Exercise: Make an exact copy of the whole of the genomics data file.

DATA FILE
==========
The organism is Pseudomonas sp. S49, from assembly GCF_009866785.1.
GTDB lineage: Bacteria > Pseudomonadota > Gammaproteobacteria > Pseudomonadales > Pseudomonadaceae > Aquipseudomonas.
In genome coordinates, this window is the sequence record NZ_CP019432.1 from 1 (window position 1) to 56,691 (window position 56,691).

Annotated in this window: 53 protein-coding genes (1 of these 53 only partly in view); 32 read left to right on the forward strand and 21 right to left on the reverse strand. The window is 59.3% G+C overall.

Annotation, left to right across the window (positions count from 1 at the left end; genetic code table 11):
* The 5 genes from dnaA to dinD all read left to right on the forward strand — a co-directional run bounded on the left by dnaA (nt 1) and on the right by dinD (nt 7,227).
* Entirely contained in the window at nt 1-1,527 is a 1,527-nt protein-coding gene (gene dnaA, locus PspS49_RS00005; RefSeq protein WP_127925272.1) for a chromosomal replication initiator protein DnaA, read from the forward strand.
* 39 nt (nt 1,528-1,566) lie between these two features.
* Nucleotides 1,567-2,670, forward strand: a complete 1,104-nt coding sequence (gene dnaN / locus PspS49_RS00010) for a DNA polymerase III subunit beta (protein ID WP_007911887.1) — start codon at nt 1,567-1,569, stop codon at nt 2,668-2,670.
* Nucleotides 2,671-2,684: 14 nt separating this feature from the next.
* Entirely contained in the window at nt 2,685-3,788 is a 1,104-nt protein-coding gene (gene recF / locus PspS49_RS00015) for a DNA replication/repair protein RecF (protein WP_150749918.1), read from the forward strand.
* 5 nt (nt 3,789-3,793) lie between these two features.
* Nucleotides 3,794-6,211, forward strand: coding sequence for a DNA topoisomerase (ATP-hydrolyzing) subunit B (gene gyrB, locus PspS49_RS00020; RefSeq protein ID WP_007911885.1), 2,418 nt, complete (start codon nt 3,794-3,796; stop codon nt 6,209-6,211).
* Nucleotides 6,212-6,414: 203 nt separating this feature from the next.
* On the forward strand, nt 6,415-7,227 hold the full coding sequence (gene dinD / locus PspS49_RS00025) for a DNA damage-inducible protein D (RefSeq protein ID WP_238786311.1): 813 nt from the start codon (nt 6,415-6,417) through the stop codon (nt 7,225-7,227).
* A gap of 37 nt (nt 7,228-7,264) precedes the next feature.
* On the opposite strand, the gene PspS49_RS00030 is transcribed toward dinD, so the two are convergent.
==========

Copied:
The organism is Pseudomonas sp. S49, from assembly GCF_009866785.1.
GTDB lineage: Bacteria > Pseudomonadota > Gammaproteobacteria > Pseudomonadales > Pseudomonadaceae > Aquipseudomonas.
In genome coordinates, this window is the sequence record NZ_CP019432.1 from 1 (window position 1) to 56,691 (window position 56,691).

Annotated in this window: 53 protein-coding genes (1 of these 53 only partly in view); 32 read left to right on the forward strand and 21 right to left on the reverse strand. The window is 59.3% G+C overall.

Annotation, left to right across the window (positions count from 1 at the left end; genetic code table 11):
* The 5 genes from dnaA to dinD all read left to right on the forward strand — a co-directional run bounded on the left by dnaA (nt 1) and on the right by dinD (nt 7,227).
* Entirely contained in the window at nt 1-1,527 is a 1,527-nt protein-coding gene (gene dnaA, locus PspS49_RS00005; RefSeq protein WP_127925272.1) for a chromosomal replication initiator protein DnaA, read from the forward strand.
* 39 nt (nt 1,528-1,566) lie between these two features.
* Nucleotides 1,567-2,670, forward strand: a complete 1,104-nt coding sequence (gene dnaN / locus PspS49_RS00010) for a DNA polymerase III subunit beta (protein ID WP_007911887.1) — start codon at nt 1,567-1,569, stop codon at nt 2,668-2,670.
* Nucleotides 2,671-2,684: 14 nt separating this feature from the next.
* Entirely contained in the window at nt 2,685-3,788 is a 1,104-nt protein-coding gene (gene recF / locus PspS49_RS00015) for a DNA replication/repair protein RecF (protein WP_150749918.1), read from the forward strand.
* 5 nt (nt 3,789-3,793) lie between these two features.
* Nucleotides 3,794-6,211, forward strand: coding sequence for a DNA topoisomerase (ATP-hydrolyzing) subunit B (gene gyrB, locus PspS49_RS00020; RefSeq protein ID WP_007911885.1), 2,418 nt, complete (start codon nt 3,794-3,796; stop codon nt 6,209-6,211).
* Nucleotides 6,212-6,414: 203 nt separating this feature from the next.
* On the forward strand, nt 6,415-7,227 hold the full coding sequence (gene dinD / locus PspS49_RS00025) for a DNA damage-inducible protein D (RefSeq protein ID WP_238786311.1): 813 nt from the start codon (nt 6,415-6,417) through the stop codon (nt 7,225-7,227).
* A gap of 37 nt (nt 7,228-7,264) precedes the next feature.
* On the opposite strand, the gene PspS49_RS00030 is transcribed toward dinD, so the two are convergent.